I always take pen & paper notes. Was forced to try digital notes in high school and it just doesn’t help with remembering the content nearly as well. When you’re writing, you have to slow down more, which helps you reflect, and I think there’s research that says the physical act of writing helps form the new connections in your brain? Maybe a while from now I’ll look seriously behind the times, but so be it
For my coding notes I’ve been scribbling initial notes on scrap paper, then when I’m done with a section or concept, I’ll transfer it in neater writing to my “real” notebook. While I’m learning, I can jot down ideas and insert things without worrying about readability, then later the reorganization and rewriting process acts like a review.
I also use OneNote (desktop app) and here’s a neat feature. Go to the View menu and then “Dock to Desktop”. OneNote will then minimize itself to the right side of your screen and all other windows will stay to the left. It removes everything from the interface other than the OneNote page you’re currently editing. To get it out of this mode, just click the little diagonal arrows in the upper-right corner.
That learning journal is actually a really great idea! I hope you don’t mind if I steal it and try it for myself
Here for this!! –– exchanging ideas and learning new tactics from each other so we can all get better, together!
I used the Cornell Note Taking Method recently and thought that was a really nice way to take notes. Here’s a link explaining how it works if anyone want to see it for themselves. https://medium.goodnotes.com/study-with-ease-the-best-way-to-take-notes-2749a3e8297b
Here’s a great article I read about that, just in case you wanna check it out (it’s a bit more focused in UX but it’s still great):
Book and pen,
Code and write,
Constantly, is my strategy.
I use a spreadsheet in my Google Drive to make notes or paste a link/code snippet for quick reference.
Cool and very smart strategy.
Overtime, I think there’ll be a very long list of links cause as you know in programming you’ll have to browse wide, so I’ll save links/code snippet in different folders in my Google drive.
Back when I started to learn The Basics of Web Development, I remember taking a bunch of notes. And they were quite long … But since I had a bunch of time on my plate, I enjoyed “wasting” it on note taking. It was really helpful, because 1,5 year later I still remember a bunch of stuff I went through.
And now since I started the Full Stack Course over here, I haven’t been Note Taking that much, because I thought I could just come back to the lesson, or open my book, or just Google. But it wasn’t that simple when I got stuck at some point … I just wished that I took those Notes, and remembered some more stuff of the Lesson.
So yeah, overall I think that Note Taking should be important with learning anything. And each of us finds a different approach to do that. Think that I will get back to it, just because it feels right
This seems like an interesting way to try out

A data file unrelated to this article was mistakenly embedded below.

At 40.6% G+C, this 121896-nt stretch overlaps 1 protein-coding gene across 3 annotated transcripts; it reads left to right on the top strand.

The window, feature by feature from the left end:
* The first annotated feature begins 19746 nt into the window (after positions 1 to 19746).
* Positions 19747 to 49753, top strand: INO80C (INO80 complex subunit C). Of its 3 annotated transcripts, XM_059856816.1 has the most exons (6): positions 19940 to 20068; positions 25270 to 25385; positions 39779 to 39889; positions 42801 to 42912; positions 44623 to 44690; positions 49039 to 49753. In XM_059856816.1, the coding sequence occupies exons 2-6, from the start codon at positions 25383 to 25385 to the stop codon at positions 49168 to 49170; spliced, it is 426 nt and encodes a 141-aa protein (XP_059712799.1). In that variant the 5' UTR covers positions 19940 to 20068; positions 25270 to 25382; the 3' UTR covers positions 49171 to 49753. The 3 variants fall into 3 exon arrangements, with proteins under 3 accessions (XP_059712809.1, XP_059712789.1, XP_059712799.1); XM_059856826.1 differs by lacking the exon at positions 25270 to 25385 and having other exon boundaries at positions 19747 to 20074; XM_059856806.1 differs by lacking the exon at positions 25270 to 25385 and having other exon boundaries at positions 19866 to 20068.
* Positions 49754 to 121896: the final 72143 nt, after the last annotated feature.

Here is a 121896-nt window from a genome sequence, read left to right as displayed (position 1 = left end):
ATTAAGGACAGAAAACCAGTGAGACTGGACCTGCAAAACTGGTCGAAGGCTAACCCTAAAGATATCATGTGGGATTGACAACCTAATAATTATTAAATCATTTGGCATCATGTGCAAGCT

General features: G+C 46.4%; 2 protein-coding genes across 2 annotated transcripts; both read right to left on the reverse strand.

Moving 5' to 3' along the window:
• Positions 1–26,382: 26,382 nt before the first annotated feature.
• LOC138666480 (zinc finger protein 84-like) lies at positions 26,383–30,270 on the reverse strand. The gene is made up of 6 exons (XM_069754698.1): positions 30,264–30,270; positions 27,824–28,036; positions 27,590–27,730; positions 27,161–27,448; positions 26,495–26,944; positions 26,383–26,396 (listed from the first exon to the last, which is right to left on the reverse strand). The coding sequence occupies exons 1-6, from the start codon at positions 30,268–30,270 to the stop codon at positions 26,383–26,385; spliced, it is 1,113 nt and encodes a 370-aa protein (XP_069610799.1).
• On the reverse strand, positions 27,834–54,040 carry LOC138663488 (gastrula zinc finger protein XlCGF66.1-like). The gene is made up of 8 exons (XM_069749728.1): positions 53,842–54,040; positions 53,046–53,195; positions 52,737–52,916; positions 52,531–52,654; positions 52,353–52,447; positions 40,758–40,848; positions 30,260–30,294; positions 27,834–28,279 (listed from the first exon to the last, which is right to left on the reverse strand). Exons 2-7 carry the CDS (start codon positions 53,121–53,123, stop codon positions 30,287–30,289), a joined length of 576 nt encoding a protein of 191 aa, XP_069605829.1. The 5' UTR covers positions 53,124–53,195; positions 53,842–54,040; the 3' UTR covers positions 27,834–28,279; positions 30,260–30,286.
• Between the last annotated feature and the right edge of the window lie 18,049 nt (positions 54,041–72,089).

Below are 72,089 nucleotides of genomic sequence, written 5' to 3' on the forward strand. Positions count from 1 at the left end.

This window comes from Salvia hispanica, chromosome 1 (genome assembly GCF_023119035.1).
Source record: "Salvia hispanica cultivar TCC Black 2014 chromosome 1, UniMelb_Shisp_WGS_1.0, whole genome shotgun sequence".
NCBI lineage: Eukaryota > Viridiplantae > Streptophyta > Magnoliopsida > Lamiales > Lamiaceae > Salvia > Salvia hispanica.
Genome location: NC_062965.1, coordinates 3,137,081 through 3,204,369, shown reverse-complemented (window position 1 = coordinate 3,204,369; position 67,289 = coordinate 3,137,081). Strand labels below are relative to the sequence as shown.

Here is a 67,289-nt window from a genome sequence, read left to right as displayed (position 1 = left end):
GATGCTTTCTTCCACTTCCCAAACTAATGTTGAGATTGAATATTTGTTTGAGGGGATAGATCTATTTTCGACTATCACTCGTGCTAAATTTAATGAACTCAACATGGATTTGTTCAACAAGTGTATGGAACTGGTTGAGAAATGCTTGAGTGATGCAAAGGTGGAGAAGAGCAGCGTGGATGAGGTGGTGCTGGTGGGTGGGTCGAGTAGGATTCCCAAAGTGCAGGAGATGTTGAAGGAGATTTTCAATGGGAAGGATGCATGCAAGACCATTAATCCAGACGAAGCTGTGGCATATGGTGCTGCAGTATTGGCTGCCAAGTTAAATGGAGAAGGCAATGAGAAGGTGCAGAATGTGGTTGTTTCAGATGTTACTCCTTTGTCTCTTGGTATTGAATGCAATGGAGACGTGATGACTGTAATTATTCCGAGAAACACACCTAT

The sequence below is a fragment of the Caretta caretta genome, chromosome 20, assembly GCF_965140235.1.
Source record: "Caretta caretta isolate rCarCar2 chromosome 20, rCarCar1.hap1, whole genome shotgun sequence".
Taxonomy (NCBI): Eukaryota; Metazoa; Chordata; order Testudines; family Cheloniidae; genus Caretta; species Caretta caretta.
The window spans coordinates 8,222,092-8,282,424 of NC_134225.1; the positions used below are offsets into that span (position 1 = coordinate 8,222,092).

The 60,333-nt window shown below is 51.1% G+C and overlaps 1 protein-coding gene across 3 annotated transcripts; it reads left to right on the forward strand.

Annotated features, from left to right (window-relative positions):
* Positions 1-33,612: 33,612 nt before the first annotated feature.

I use quizlet, but only to record key concepts or key commands
Will I seem too weird, if I tell you I don’t take notes?
I have this notepad open in front if me that I put notes in whenever I encounter something that is important and I think I won’t remember but it’s usually not learning related stuff.
In terms of coding, I just keep my annotated codes in my computer but that’s about it.
I actually just felt the benefit of handwriting just yesterday. I felt so engaged and can make the ideas set on the paper where I can analyze them and grasp the juice out of them. About highlighting and making sections that was something I thought to do too. I’m actually going to buy all the things I’m gonna need to start this for serious.
One thing to add is that being organized is a huge deal when it comes to learning. The problem is we cannot just memorized everything, but we can have references, cheatsheets that can help us summarize concepts.
Felt so happy to have someone share old school learning.
I can relate ktoni73. In fact just writing down what you’ve just learned can make a huge difference.
very related stuff. I’m starting to take notes on paper too. Just tried it yesterday and I can say that it makes a huge difference,
i’ve been using notion! its been great because i’m able to compile notes from every section of my path and provide links and bits of code to it.
I’ve found that once I’ve finished puzzling through a concept such that there aren’t any missing pieces that I don’t fully understand I’ll remember it, in concept if not entirely. I might have to look at the docs for a syntax refresher but that’s good exercise too. I also treat other people’s questions here as refreshers/learning tools.
Albert Einstein - “If you can’t explain it simply, you don’t understand it well enough .”
If I’m not mistaken, there have been studies about how note taking is actually done best by hand , pen on paper, the good old fashioned way. Sometimes the wheel doesn’t need reinventing.
Seeing as you addressed staying organised, I’ve found that index tabs within notebooks and writing the topics covered on the front of the notebooks also helps staying on top of things.
I can’t agree more. Thanks for sharing your experience, I’d love to keep in touch to see how our old fashioned technique would work for us. If it’s helpful at its best, it can save hours of learning and finish any path on Codecademy at a constant pace of learning.
LOL. I’m not saving every link/snippet. When I find the documentation that gives me full understanding of a concept I’ve struggled with, I save that link.